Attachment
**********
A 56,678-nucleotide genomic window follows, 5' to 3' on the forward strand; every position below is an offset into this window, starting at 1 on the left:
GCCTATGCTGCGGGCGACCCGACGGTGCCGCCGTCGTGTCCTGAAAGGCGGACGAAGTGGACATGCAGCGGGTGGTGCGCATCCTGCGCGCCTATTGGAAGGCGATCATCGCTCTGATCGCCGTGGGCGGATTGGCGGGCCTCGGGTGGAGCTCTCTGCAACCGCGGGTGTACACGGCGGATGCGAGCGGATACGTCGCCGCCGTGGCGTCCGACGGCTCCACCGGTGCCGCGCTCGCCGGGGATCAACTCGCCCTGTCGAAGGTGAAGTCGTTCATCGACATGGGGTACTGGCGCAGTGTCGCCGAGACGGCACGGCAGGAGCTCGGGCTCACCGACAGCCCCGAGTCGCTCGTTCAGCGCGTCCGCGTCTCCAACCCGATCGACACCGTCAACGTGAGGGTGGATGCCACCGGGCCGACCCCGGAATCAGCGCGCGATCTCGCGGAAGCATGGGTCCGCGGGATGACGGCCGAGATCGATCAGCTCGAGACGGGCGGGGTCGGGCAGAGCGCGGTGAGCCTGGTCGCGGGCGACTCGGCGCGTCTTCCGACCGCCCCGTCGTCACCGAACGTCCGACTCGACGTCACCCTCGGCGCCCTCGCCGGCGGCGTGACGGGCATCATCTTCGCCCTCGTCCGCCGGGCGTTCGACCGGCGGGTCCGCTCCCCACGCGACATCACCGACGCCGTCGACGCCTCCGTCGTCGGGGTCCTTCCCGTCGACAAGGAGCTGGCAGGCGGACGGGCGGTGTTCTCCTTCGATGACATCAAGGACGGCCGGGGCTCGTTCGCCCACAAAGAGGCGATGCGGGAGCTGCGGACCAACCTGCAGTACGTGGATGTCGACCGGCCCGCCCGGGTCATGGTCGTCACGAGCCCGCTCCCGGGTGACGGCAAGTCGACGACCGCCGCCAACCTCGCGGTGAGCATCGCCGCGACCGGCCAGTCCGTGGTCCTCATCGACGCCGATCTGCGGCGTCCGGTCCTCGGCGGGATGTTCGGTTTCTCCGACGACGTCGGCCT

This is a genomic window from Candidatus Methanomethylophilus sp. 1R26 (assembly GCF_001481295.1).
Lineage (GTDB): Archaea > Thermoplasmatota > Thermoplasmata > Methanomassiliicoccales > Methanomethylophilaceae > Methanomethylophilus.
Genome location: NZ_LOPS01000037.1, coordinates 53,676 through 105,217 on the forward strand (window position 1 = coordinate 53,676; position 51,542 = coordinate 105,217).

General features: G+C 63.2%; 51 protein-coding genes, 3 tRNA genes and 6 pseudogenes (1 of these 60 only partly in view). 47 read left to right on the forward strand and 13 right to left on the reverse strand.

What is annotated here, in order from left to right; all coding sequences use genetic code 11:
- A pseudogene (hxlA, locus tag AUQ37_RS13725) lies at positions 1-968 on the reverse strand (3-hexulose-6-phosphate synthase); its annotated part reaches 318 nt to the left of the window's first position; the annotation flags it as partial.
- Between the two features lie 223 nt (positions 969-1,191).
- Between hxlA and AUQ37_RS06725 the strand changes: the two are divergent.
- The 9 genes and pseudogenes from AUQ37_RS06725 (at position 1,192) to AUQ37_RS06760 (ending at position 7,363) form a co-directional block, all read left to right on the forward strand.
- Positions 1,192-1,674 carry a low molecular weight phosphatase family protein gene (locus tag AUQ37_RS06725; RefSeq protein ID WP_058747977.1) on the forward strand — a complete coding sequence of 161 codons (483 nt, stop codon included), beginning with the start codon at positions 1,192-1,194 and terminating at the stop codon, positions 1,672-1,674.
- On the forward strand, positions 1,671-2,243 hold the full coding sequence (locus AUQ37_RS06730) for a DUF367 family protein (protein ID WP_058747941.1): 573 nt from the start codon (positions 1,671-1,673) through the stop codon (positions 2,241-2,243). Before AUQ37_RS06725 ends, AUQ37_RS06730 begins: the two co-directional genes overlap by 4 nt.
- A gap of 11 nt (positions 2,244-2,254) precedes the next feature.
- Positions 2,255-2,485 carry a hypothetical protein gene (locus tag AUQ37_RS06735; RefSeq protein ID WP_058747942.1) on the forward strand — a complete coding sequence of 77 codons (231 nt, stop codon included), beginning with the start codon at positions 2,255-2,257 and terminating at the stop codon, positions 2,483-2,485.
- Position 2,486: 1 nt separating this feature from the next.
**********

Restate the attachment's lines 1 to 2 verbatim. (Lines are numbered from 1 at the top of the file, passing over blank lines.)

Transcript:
A 56,678-nucleotide genomic window follows, 5' to 3' on the forward strand; every position below is an offset into this window, starting at 1 on the left:
GCCTATGCTGCGGGCGACCCGACGGTGCCGCCGTCGTGTCCTGAAAGGCGGACGAAGTGGACATGCAGCGGGTGGTGCGCATCCTGCGCGCCTATTGGAAGGCGATCATCGCTCTGATCGCCGTGGGCGGATTGGCGGGCCTCGGGTGGAGCTCTCTGCAACCGCGGGTGTACACGGCGGATGCGAGCGGATACGTCGCCGCCGTGGCGTCCGACGGCTCCACCGGTGCCGCGCTCGCCGGGGATCAACTCGCCCTGTCGAAGGTGAAGTCGTTCATCGACATGGGGTACTGGCGCAGTGTCGCCGAGACGGCACGGCAGGAGCTCGGGCTCACCGACAGCCCCGAGTCGCTCGTTCAGCGCGTCCGCGTCTCCAACCCGATCGACACCGTCAACGTGAGGGTGGATGCCACCGGGCCGACCCCGGAATCAGCGCGCGATCTCGCGGAAGCATGGGTCCGCGGGATGACGGCCGAGATCGATCAGCTCGAGACGGGCGGGGTCGGGCAGAGCGCGGTGAGCCTGGTCGCGGGCGACTCGGCGCGTCTTCCGACCGCCCCGTCGTCACCGAACGTCCGACTCGACGTCACCCTCGGCGCCCTCGCCGGCGGCGTGACGGGCATCATCTTCGCCCTCGTCCGCCGGGCGTTCGACCGGCGGGTCCGCTCCCCACGCGACATCACCGACGCCGTCGACGCCTCCGTCGTCGGGGTCCTTCCCGTCGACAAGGAGCTGGCAGGCGGACGGGCGGTGTTCTCCTTCGATGACATCAAGGACGGCCGGGGCTCGTTCGCCCACAAAGAGGCGATGCGGGAGCTGCGGACCAACCTGCAGTACGTGGATGTCGACCGGCCCGCCCGGGTCATGGTCGTCACGAGCCCGCTCCCGGGTGACGGCAAGTCGACGACCGCCGCCAACCTCGCGGTGAGCATCGCCGCGACCGGCCAGTCCGTGGTCCTCATCGACGCCGATCTGCGGCGTCCGGTCCTCGGCGGGATGTTCGGTTTCTCCGACGACGTCGGCCT